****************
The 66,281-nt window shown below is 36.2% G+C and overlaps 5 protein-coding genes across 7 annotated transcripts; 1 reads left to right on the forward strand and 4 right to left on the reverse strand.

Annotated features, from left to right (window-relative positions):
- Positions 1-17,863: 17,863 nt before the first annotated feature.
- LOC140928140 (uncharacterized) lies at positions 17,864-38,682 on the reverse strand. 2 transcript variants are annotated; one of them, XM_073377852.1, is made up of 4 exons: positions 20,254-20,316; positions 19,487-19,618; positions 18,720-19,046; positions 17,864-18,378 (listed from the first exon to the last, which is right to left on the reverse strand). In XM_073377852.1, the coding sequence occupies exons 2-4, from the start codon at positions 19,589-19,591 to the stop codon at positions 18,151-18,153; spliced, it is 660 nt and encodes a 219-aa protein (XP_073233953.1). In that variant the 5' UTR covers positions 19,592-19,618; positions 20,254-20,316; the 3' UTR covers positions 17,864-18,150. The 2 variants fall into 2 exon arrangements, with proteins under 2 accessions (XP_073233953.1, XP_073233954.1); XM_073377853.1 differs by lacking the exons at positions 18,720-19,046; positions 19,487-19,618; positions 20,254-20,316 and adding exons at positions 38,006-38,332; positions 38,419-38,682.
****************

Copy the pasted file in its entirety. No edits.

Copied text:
The 66,281-nt window shown below is 36.2% G+C and overlaps 5 protein-coding genes across 7 annotated transcripts; 1 reads left to right on the forward strand and 4 right to left on the reverse strand.

Annotated features, from left to right (window-relative positions):
- Positions 1-17,863: 17,863 nt before the first annotated feature.
- LOC140928140 (uncharacterized) lies at positions 17,864-38,682 on the reverse strand. 2 transcript variants are annotated; one of them, XM_073377852.1, is made up of 4 exons: positions 20,254-20,316; positions 19,487-19,618; positions 18,720-19,046; positions 17,864-18,378 (listed from the first exon to the last, which is right to left on the reverse strand). In XM_073377852.1, the coding sequence occupies exons 2-4, from the start codon at positions 19,589-19,591 to the stop codon at positions 18,151-18,153; spliced, it is 660 nt and encodes a 219-aa protein (XP_073233953.1). In that variant the 5' UTR covers positions 19,592-19,618; positions 20,254-20,316; the 3' UTR covers positions 17,864-18,150. The 2 variants fall into 2 exon arrangements, with proteins under 2 accessions (XP_073233953.1, XP_073233954.1); XM_073377853.1 differs by lacking the exons at positions 18,720-19,046; positions 19,487-19,618; positions 20,254-20,316 and adding exons at positions 38,006-38,332; positions 38,419-38,682.